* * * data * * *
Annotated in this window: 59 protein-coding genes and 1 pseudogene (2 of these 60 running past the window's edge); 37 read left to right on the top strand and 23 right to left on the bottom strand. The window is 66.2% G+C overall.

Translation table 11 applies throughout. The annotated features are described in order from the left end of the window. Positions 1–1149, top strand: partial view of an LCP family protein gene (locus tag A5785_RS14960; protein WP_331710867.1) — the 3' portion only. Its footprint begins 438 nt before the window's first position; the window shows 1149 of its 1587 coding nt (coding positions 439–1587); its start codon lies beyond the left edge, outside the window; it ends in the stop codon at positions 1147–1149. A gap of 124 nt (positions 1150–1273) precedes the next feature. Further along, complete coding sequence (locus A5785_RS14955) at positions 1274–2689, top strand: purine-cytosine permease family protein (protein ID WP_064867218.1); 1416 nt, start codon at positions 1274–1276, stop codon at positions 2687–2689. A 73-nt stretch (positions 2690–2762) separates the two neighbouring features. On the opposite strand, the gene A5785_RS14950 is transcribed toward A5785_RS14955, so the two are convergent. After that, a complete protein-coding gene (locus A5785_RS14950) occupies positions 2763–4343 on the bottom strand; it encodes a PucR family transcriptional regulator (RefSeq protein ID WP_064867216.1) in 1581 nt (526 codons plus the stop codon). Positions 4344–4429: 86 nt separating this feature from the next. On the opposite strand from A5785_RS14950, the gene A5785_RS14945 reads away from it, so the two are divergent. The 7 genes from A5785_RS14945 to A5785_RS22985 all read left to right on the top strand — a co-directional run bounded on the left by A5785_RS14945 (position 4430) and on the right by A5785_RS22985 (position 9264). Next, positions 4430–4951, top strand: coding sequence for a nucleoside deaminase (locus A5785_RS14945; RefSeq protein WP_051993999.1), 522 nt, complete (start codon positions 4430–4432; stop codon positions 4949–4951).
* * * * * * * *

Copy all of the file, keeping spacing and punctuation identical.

Annotated in this window: 59 protein-coding genes and 1 pseudogene (2 of these 60 running past the window's edge); 37 read left to right on the top strand and 23 right to left on the bottom strand. The window is 66.2% G+C overall.

Translation table 11 applies throughout. The annotated features are described in order from the left end of the window. Positions 1–1149, top strand: partial view of an LCP family protein gene (locus tag A5785_RS14960; protein WP_331710867.1) — the 3' portion only. Its footprint begins 438 nt before the window's first position; the window shows 1149 of its 1587 coding nt (coding positions 439–1587); its start codon lies beyond the left edge, outside the window; it ends in the stop codon at positions 1147–1149. A gap of 124 nt (positions 1150–1273) precedes the next feature. Further along, complete coding sequence (locus A5785_RS14955) at positions 1274–2689, top strand: purine-cytosine permease family protein (protein ID WP_064867218.1); 1416 nt, start codon at positions 1274–1276, stop codon at positions 2687–2689. A 73-nt stretch (positions 2690–2762) separates the two neighbouring features. On the opposite strand, the gene A5785_RS14950 is transcribed toward A5785_RS14955, so the two are convergent. After that, a complete protein-coding gene (locus A5785_RS14950) occupies positions 2763–4343 on the bottom strand; it encodes a PucR family transcriptional regulator (RefSeq protein ID WP_064867216.1) in 1581 nt (526 codons plus the stop codon). Positions 4344–4429: 86 nt separating this feature from the next. On the opposite strand from A5785_RS14950, the gene A5785_RS14945 reads away from it, so the two are divergent. The 7 genes from A5785_RS14945 to A5785_RS22985 all read left to right on the top strand — a co-directional run bounded on the left by A5785_RS14945 (position 4430) and on the right by A5785_RS22985 (position 9264). Next, positions 4430–4951, top strand: coding sequence for a nucleoside deaminase (locus A5785_RS14945; RefSeq protein WP_051993999.1), 522 nt, complete (start codon positions 4430–4432; stop codon positions 4949–4951).